Nanotechnology is becoming increasingly successful in advancing site-specific drug delivery to cancer tissues. The ability to deliver drugs more effectively to a region of interest translates into less harmful side effects and more beneficial therapeutic action. This technology is currently in use in treating a number of human cancers. Certain therapeutic limitations are encountered, such as short circulation life, poor drug permeability, and drug resistance. These limitations can be addressed with the use of nanoscale particles that allow for controlled release of the drug. This presentation will educate the audience about approaches to treating cancer using new technologies.
The main objective of this strategy is to minimize the side effects associated with chemotherapy, while enhancing the overall efficacy of the treatment of breast cancer, and other cancers.
- Tackle drug limitations by combining nanotechnology and chemotherapeutic methods that have been shown to increase therapeutic efficacy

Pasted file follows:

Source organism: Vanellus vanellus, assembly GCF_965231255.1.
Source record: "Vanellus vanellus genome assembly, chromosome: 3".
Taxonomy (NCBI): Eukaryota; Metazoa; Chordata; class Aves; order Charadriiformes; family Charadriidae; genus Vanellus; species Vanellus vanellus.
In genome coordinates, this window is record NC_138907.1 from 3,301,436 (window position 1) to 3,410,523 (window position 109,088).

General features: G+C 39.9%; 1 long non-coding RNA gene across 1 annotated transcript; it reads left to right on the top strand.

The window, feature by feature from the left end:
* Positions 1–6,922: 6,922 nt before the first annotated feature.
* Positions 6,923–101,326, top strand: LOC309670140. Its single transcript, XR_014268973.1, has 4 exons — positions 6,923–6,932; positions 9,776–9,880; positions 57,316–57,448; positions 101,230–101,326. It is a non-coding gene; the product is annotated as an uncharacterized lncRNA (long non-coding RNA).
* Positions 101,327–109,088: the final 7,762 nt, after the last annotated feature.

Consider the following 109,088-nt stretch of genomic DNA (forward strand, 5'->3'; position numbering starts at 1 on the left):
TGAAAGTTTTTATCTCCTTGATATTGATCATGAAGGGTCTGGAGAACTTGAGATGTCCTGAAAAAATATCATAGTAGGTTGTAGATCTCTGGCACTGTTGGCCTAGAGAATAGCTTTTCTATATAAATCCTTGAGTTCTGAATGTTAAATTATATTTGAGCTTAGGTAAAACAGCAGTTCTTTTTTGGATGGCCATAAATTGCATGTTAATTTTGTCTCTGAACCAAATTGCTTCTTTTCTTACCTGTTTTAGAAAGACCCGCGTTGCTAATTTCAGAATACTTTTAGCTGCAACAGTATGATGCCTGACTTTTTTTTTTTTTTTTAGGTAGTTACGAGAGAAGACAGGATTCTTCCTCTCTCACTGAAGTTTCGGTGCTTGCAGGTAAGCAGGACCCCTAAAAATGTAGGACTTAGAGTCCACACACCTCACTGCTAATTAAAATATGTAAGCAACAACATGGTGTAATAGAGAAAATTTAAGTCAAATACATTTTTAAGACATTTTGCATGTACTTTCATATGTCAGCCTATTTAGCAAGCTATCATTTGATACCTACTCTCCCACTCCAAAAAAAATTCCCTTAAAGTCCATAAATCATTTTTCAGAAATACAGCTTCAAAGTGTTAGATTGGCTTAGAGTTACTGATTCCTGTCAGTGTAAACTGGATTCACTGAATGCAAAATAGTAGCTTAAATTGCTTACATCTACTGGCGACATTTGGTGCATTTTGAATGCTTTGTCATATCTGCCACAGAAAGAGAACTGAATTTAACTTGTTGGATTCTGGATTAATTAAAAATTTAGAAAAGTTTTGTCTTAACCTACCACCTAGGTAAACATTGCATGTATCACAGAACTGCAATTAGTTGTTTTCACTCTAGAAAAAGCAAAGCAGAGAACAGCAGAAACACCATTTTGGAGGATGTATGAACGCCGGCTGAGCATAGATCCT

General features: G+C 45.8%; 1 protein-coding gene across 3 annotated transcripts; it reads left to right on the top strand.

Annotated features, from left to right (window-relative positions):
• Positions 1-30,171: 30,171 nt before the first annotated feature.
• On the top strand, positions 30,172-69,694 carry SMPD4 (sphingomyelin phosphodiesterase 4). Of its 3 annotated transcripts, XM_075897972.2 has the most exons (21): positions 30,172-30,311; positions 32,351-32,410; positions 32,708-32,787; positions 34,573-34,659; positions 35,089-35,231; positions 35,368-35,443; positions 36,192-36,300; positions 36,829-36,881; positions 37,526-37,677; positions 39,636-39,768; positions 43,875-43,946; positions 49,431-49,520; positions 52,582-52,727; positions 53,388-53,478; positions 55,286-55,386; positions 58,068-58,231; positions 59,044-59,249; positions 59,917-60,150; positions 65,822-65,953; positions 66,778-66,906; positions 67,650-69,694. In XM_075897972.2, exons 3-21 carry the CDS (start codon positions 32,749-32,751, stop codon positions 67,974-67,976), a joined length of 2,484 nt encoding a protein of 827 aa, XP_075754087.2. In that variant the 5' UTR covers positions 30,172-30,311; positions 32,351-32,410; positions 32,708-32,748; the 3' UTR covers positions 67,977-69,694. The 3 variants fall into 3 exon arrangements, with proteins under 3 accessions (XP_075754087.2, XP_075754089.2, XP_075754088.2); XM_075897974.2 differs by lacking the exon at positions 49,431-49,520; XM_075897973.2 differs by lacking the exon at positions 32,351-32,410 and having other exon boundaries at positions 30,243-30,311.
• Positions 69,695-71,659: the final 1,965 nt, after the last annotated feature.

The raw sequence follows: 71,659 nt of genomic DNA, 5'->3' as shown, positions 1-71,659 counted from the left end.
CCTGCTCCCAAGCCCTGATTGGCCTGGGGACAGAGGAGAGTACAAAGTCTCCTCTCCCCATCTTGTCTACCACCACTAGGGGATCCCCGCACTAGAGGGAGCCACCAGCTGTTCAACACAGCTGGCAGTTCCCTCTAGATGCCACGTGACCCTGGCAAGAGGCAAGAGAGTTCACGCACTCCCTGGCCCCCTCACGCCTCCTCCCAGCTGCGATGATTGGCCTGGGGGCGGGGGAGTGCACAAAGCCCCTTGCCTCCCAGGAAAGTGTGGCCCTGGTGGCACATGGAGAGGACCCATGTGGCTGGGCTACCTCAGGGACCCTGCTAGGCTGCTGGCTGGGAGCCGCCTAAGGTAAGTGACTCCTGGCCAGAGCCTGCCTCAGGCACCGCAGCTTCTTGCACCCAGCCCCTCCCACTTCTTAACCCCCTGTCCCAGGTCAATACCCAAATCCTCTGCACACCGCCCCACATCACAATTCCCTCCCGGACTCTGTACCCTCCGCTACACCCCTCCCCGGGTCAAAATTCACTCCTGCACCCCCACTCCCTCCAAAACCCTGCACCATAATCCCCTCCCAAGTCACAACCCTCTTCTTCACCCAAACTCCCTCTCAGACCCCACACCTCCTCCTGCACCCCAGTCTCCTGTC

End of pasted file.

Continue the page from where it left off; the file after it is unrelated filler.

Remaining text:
- Measure the effects of this combinatorial strategy using a mouse model bearing human breast tumors
- Assemble the drug into a nanoscale shell in order to form a polymeric nanoparticle capable of providing controlled drug release.
- Create leaky vasculature in the vicinity of tumor tissue without affecting normal tissue
1st Method: Synthesis of a nanoparticle which encapsulates two chemotherapeutic agents, Paclitaxel and Cisplatin. The nanoparticle formed is a lipid-polymer hybrid whose main components are as follows: a core encapsulating the two drugs; a biocompatible shell to promote drug retention inside the core; and a polymer stealth layer outside the lipid shell to enhance nanoparticle stability and systemic circulation lifetime.
2nd Method: The tumor will be starved by limiting vascular growth using the drug, Endostatin. In addition, the permeability of the vasculature surrounding the tumor will be made more permeable for drug uptake by using a permability enhancing agent, iRGD.
Note: This abstract was not presented at the meeting.
Citation Format: Oliver Molina, Eugena Yu, Sarah Abdulabbas, Steve Lopez. Enhanced permeability of nanoscale chemotherapeutic agents for the treatment of breast cancer. [abstract]. In: Proceedings of the 105th Annual Meeting of the American Association for Cancer Research; 2014 Apr 5-9; San Diego, CA. Philadelphia (PA): AACR; Cancer Res 2014;74(19 Suppl):Abstract nr 5375. doi:10.1158/1538-7445.AM2014-5375